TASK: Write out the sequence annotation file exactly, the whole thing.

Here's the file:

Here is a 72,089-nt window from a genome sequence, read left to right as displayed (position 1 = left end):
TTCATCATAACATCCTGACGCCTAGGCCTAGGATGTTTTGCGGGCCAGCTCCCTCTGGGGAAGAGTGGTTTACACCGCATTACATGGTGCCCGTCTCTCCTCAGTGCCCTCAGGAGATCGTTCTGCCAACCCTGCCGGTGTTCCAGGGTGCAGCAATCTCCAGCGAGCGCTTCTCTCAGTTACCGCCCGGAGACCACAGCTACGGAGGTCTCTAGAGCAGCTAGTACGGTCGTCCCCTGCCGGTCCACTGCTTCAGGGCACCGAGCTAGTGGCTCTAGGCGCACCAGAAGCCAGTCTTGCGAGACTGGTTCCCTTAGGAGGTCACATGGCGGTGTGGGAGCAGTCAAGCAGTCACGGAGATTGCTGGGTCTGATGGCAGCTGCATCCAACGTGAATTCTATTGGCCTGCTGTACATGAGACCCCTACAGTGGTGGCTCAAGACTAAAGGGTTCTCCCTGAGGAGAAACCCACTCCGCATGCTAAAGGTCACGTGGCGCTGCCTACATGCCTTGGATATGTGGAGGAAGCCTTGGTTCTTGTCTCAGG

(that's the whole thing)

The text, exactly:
Here is a 72,089-nt window from a genome sequence, read left to right as displayed (position 1 = left end):
TTCATCATAACATCCTGACGCCTAGGCCTAGGATGTTTTGCGGGCCAGCTCCCTCTGGGGAAGAGTGGTTTACACCGCATTACATGGTGCCCGTCTCTCCTCAGTGCCCTCAGGAGATCGTTCTGCCAACCCTGCCGGTGTTCCAGGGTGCAGCAATCTCCAGCGAGCGCTTCTCTCAGTTACCGCCCGGAGACCACAGCTACGGAGGTCTCTAGAGCAGCTAGTACGGTCGTCCCCTGCCGGTCCACTGCTTCAGGGCACCGAGCTAGTGGCTCTAGGCGCACCAGAAGCCAGTCTTGCGAGACTGGTTCCCTTAGGAGGTCACATGGCGGTGTGGGAGCAGTCAAGCAGTCACGGAGATTGCTGGGTCTGATGGCAGCTGCATCCAACGTGAATTCTATTGGCCTGCTGTACATGAGACCCCTACAGTGGTGGCTCAAGACTAAAGGGTTCTCCCTGAGGAGAAACCCACTCCGCATGCTAAAGGTCACGTGGCGCTGCCTACATGCCTTGGATATGTGGAGGAAGCCTTGGTTCTTGTCTCAGG